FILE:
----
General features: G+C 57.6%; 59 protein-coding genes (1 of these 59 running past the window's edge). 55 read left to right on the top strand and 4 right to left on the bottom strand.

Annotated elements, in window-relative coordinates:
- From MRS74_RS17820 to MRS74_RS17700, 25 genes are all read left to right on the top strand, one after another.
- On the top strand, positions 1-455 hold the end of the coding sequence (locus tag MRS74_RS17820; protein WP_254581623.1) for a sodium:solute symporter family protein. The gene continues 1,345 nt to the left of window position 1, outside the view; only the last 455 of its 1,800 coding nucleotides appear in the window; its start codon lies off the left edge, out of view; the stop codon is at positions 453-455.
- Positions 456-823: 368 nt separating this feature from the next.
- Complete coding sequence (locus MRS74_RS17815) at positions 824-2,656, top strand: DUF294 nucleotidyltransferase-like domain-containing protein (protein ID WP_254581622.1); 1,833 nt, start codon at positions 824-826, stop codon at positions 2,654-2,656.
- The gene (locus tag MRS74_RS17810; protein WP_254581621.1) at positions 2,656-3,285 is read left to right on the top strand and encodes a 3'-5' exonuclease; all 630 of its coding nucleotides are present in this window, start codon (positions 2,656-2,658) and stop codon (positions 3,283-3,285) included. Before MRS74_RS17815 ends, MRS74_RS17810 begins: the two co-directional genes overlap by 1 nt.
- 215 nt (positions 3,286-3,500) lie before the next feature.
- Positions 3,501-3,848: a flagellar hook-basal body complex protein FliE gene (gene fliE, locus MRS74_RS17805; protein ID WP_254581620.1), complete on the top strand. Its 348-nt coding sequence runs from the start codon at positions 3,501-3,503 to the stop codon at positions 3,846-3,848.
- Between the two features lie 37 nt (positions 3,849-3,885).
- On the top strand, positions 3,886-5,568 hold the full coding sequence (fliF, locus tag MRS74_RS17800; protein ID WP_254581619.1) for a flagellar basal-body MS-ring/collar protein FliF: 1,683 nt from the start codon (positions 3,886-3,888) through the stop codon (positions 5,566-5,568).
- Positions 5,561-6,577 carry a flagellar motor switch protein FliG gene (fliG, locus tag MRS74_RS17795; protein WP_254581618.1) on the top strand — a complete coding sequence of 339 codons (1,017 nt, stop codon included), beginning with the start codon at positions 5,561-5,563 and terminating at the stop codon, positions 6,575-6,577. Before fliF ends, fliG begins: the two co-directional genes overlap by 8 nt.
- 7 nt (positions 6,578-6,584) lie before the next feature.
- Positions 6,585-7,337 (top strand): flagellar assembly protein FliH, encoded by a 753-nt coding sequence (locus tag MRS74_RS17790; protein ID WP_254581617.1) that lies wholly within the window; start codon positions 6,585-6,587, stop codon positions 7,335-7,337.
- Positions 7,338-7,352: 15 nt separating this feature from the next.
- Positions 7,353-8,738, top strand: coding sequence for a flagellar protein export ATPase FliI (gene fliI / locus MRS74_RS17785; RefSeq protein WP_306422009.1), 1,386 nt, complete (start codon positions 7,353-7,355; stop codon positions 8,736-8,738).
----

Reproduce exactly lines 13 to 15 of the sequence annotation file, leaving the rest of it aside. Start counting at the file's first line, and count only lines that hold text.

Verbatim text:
- 7 nt (positions 6,578-6,584) lie before the next feature.
- Positions 6,585-7,337 (top strand): flagellar assembly protein FliH, encoded by a 753-nt coding sequence (locus tag MRS74_RS17790; protein ID WP_254581617.1) that lies wholly within the window; start codon positions 6,585-6,587, stop codon positions 7,335-7,337.
- Positions 7,338-7,352: 15 nt separating this feature from the next.